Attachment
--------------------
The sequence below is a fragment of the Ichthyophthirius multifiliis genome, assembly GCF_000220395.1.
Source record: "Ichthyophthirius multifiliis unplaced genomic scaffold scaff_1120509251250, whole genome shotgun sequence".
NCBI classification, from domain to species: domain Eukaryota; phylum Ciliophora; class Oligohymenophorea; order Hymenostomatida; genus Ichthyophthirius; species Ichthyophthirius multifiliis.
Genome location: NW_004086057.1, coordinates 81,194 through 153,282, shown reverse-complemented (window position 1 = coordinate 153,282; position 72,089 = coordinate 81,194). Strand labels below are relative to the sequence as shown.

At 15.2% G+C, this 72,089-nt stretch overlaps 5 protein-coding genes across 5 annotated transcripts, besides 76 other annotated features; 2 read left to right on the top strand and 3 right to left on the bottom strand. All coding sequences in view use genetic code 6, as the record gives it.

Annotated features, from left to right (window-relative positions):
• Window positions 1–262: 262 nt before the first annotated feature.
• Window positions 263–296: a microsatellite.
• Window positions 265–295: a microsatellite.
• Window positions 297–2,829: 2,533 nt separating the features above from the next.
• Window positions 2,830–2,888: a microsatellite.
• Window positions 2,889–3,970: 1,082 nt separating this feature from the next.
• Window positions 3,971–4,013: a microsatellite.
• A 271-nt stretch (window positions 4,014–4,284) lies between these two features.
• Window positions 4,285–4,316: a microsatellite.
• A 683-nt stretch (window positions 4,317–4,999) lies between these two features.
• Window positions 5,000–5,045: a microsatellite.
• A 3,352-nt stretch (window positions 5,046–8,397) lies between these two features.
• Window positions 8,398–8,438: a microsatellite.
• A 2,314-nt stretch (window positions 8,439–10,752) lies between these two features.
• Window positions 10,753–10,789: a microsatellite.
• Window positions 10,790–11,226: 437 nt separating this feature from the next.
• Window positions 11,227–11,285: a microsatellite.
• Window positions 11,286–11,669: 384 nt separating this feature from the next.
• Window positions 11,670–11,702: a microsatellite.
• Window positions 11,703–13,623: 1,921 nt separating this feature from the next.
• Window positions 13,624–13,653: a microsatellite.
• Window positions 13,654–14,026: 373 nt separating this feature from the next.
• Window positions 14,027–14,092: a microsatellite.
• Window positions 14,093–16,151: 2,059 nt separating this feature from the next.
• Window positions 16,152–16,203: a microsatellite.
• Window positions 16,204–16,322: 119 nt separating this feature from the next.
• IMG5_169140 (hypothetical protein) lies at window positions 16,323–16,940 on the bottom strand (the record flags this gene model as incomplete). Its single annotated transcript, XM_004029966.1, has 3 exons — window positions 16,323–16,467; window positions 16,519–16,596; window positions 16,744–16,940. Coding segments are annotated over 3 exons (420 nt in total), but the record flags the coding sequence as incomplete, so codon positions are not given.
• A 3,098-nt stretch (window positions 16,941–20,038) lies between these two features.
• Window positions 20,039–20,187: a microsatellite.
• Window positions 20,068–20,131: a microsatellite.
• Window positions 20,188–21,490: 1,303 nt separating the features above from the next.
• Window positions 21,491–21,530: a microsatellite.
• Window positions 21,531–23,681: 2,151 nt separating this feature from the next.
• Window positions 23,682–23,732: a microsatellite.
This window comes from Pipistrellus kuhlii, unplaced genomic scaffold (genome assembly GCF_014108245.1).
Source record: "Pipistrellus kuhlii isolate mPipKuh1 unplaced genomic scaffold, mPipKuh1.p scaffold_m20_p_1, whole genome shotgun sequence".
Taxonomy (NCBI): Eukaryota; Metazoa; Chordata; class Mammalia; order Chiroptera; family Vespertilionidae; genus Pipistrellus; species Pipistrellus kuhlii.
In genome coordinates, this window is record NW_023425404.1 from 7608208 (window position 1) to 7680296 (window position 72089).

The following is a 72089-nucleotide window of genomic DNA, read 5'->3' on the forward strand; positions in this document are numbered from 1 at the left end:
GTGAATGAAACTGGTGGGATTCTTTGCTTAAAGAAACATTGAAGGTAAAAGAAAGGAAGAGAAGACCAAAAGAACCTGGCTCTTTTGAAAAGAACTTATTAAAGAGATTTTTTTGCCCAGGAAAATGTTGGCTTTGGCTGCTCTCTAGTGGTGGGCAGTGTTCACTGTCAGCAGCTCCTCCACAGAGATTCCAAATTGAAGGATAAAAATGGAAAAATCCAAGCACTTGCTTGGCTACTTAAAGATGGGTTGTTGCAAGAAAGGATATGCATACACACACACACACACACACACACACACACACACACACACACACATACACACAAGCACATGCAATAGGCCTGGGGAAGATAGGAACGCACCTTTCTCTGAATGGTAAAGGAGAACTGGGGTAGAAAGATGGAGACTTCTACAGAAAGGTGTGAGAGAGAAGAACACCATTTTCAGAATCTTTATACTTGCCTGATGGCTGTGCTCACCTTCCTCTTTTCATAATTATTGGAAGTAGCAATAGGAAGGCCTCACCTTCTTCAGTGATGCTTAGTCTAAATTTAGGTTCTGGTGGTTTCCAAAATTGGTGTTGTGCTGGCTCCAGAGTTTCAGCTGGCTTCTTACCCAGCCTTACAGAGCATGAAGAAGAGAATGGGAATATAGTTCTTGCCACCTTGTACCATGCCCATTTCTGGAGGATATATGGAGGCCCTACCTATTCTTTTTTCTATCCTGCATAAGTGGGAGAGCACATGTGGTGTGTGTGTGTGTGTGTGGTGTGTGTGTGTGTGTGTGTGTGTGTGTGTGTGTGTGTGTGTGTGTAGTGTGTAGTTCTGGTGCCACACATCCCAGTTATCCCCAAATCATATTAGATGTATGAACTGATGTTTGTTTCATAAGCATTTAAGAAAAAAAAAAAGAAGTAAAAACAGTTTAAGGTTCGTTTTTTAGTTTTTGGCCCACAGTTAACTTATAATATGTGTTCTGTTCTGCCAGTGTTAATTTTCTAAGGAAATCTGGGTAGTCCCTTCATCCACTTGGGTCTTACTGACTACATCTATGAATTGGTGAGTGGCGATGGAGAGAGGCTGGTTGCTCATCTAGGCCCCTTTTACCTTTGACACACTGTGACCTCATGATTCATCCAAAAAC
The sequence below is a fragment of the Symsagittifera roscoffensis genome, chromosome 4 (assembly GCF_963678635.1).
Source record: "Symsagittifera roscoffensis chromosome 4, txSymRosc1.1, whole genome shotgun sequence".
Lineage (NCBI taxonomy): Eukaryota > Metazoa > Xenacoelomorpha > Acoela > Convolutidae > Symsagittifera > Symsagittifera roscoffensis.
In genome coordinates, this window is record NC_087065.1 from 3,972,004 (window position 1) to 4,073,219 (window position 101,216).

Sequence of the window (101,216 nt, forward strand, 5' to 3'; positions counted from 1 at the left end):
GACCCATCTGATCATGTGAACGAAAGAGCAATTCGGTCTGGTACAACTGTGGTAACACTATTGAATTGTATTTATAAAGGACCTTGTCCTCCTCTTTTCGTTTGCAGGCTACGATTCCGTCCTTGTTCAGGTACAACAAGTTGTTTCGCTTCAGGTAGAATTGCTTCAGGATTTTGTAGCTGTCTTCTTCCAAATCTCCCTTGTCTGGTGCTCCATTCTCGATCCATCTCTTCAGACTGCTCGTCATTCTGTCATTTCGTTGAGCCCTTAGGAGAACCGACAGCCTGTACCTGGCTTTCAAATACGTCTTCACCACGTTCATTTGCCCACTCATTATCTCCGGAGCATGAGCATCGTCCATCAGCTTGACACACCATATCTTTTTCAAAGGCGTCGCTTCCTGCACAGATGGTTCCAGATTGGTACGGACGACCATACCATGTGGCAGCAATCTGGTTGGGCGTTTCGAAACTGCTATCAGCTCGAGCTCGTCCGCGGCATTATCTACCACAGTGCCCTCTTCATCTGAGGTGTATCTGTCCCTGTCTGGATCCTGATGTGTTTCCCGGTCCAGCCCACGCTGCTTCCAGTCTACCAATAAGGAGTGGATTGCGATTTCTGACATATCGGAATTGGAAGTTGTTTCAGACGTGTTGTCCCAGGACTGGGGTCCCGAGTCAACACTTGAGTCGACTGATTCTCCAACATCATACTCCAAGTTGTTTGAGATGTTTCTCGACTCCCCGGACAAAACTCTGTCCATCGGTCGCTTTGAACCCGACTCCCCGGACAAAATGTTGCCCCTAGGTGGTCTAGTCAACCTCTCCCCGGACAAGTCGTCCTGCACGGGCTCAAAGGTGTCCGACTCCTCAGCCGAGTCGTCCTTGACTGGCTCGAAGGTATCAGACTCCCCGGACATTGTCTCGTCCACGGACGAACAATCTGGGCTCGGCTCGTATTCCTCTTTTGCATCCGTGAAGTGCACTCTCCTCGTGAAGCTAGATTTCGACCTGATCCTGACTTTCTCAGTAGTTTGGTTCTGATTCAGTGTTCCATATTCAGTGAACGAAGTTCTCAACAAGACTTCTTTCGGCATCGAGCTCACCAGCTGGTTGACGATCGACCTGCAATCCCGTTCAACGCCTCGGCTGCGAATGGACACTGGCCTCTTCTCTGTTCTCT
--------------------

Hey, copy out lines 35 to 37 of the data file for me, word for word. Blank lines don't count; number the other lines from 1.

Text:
• Window positions 20,039–20,187: a microsatellite.
• Window positions 20,068–20,131: a microsatellite.
• Window positions 20,188–21,490: 1,303 nt separating the features above from the next.